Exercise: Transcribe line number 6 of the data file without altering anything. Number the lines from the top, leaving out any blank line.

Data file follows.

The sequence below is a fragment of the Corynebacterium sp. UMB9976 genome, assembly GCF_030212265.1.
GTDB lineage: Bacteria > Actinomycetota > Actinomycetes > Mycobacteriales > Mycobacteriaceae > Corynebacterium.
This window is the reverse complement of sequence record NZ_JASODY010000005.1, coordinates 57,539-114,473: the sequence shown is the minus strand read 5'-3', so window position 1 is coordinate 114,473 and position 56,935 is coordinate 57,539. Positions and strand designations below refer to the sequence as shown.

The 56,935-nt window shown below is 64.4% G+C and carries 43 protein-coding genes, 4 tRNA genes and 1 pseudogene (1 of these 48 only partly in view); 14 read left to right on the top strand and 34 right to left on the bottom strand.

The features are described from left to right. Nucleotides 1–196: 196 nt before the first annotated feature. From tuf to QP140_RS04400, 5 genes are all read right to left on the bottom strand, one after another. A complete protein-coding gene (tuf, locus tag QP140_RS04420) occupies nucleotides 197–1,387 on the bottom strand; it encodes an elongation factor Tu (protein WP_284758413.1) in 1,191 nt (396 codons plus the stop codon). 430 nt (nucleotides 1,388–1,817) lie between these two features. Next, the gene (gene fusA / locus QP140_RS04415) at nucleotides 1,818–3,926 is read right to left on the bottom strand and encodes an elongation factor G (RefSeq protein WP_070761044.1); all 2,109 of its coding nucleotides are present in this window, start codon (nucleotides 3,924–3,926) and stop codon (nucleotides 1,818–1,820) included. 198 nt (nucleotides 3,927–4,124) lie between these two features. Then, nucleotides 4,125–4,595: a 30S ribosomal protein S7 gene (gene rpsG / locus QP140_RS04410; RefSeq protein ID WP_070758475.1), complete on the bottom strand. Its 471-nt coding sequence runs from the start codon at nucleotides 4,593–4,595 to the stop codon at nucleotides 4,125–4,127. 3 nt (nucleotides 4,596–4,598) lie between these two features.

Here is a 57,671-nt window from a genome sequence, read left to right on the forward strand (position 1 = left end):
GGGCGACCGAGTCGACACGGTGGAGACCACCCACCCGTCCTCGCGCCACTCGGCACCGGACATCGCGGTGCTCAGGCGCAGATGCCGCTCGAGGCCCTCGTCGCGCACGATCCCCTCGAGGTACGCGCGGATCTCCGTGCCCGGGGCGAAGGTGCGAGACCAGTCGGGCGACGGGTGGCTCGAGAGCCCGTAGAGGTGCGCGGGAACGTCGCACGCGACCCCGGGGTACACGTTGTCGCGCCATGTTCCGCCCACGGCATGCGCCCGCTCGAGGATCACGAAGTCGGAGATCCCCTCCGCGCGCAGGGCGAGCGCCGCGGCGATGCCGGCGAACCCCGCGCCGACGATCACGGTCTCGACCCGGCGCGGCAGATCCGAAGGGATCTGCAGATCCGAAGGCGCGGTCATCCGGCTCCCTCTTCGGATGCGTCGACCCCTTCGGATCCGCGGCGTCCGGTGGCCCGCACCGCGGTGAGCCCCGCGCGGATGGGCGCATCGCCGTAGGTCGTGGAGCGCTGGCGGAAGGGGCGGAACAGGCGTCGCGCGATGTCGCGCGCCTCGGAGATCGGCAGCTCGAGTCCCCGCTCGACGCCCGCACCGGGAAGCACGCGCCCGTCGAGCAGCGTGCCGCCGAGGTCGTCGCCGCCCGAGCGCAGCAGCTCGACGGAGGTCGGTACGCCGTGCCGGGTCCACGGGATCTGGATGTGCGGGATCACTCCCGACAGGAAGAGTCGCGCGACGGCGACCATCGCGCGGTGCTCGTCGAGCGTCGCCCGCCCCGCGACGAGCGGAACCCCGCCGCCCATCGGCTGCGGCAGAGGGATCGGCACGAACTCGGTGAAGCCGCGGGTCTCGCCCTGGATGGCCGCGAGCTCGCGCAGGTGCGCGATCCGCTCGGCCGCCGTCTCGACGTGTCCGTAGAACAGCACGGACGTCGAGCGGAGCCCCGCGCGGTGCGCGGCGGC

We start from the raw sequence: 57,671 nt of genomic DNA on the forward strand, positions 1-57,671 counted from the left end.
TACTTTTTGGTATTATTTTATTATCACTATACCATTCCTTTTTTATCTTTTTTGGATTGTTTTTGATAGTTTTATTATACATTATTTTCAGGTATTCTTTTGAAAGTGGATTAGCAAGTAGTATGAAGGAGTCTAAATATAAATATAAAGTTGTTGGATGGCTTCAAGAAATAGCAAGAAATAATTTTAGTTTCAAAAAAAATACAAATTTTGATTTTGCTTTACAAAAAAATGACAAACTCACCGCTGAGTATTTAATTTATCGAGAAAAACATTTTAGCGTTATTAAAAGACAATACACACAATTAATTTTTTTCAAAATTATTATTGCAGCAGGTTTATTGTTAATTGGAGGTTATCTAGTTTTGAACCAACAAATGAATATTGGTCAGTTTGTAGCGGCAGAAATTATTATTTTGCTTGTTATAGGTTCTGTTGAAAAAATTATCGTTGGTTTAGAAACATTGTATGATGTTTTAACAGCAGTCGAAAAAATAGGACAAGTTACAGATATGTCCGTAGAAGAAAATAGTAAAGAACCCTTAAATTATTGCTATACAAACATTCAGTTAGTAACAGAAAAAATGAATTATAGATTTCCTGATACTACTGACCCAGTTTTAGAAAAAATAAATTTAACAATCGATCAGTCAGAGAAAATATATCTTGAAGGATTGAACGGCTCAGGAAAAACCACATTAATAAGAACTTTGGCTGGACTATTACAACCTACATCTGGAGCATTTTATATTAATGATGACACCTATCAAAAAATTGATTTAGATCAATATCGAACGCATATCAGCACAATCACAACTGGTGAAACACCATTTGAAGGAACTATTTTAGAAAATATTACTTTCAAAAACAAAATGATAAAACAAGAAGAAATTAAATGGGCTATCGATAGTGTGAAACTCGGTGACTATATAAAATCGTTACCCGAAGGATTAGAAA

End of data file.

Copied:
Here is a 57,671-nt window from a genome sequence, read left to right on the forward strand (position 1 = left end):